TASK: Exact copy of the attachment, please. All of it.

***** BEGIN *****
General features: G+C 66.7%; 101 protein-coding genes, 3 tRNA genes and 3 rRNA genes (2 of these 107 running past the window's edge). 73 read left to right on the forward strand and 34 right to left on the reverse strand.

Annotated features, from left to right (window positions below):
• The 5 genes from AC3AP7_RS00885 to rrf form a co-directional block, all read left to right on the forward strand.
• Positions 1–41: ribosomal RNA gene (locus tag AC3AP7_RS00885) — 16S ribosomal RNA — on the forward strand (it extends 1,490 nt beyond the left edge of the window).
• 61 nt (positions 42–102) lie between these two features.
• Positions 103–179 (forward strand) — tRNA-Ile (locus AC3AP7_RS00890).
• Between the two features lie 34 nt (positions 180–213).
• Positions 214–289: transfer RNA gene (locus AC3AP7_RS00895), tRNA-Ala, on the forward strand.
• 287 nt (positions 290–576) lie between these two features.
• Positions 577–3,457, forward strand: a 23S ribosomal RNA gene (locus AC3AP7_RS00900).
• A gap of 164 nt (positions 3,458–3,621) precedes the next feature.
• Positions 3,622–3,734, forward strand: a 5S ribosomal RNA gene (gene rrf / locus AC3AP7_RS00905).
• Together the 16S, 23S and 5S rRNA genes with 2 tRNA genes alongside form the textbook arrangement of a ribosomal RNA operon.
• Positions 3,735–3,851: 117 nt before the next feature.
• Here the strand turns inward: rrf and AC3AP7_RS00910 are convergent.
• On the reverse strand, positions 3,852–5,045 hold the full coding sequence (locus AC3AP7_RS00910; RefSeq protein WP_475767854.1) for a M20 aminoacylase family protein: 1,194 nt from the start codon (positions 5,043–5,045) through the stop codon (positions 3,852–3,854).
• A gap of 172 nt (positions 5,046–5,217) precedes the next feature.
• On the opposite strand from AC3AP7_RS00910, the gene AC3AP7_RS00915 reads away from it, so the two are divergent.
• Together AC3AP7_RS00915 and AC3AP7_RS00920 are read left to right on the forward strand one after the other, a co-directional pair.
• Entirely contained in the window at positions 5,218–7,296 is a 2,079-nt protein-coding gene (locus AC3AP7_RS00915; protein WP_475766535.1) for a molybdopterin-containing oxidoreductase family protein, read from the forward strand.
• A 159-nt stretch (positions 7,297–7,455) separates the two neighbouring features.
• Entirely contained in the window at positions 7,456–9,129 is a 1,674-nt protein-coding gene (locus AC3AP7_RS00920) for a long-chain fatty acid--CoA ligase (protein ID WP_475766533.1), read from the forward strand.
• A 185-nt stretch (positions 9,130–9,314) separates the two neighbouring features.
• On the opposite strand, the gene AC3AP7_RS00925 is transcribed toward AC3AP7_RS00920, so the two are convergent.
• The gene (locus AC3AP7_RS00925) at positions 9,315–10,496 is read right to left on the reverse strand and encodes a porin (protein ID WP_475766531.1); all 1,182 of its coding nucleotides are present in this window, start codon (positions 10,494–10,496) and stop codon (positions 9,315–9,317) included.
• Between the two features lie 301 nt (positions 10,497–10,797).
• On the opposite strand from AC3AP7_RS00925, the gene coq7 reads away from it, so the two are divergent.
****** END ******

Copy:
General features: G+C 66.7%; 101 protein-coding genes, 3 tRNA genes and 3 rRNA genes (2 of these 107 running past the window's edge). 73 read left to right on the forward strand and 34 right to left on the reverse strand.

Annotated features, from left to right (window positions below):
• The 5 genes from AC3AP7_RS00885 to rrf form a co-directional block, all read left to right on the forward strand.
• Positions 1–41: ribosomal RNA gene (locus tag AC3AP7_RS00885) — 16S ribosomal RNA — on the forward strand (it extends 1,490 nt beyond the left edge of the window).
• 61 nt (positions 42–102) lie between these two features.
• Positions 103–179 (forward strand) — tRNA-Ile (locus AC3AP7_RS00890).
• Between the two features lie 34 nt (positions 180–213).
• Positions 214–289: transfer RNA gene (locus AC3AP7_RS00895), tRNA-Ala, on the forward strand.
• 287 nt (positions 290–576) lie between these two features.
• Positions 577–3,457, forward strand: a 23S ribosomal RNA gene (locus AC3AP7_RS00900).
• A gap of 164 nt (positions 3,458–3,621) precedes the next feature.
• Positions 3,622–3,734, forward strand: a 5S ribosomal RNA gene (gene rrf / locus AC3AP7_RS00905).
• Together the 16S, 23S and 5S rRNA genes with 2 tRNA genes alongside form the textbook arrangement of a ribosomal RNA operon.
• Positions 3,735–3,851: 117 nt before the next feature.
• Here the strand turns inward: rrf and AC3AP7_RS00910 are convergent.
• On the reverse strand, positions 3,852–5,045 hold the full coding sequence (locus AC3AP7_RS00910; RefSeq protein WP_475767854.1) for a M20 aminoacylase family protein: 1,194 nt from the start codon (positions 5,043–5,045) through the stop codon (positions 3,852–3,854).
• A gap of 172 nt (positions 5,046–5,217) precedes the next feature.
• On the opposite strand from AC3AP7_RS00910, the gene AC3AP7_RS00915 reads away from it, so the two are divergent.
• Together AC3AP7_RS00915 and AC3AP7_RS00920 are read left to right on the forward strand one after the other, a co-directional pair.
• Entirely contained in the window at positions 5,218–7,296 is a 2,079-nt protein-coding gene (locus AC3AP7_RS00915; protein WP_475766535.1) for a molybdopterin-containing oxidoreductase family protein, read from the forward strand.
• A 159-nt stretch (positions 7,297–7,455) separates the two neighbouring features.
• Entirely contained in the window at positions 7,456–9,129 is a 1,674-nt protein-coding gene (locus AC3AP7_RS00920) for a long-chain fatty acid--CoA ligase (protein ID WP_475766533.1), read from the forward strand.
• A 185-nt stretch (positions 9,130–9,314) separates the two neighbouring features.
• On the opposite strand, the gene AC3AP7_RS00925 is transcribed toward AC3AP7_RS00920, so the two are convergent.
• The gene (locus AC3AP7_RS00925) at positions 9,315–10,496 is read right to left on the reverse strand and encodes a porin (protein ID WP_475766531.1); all 1,182 of its coding nucleotides are present in this window, start codon (positions 10,494–10,496) and stop codon (positions 9,315–9,317) included.
• Between the two features lie 301 nt (positions 10,497–10,797).
• On the opposite strand from AC3AP7_RS00925, the gene coq7 reads away from it, so the two are divergent.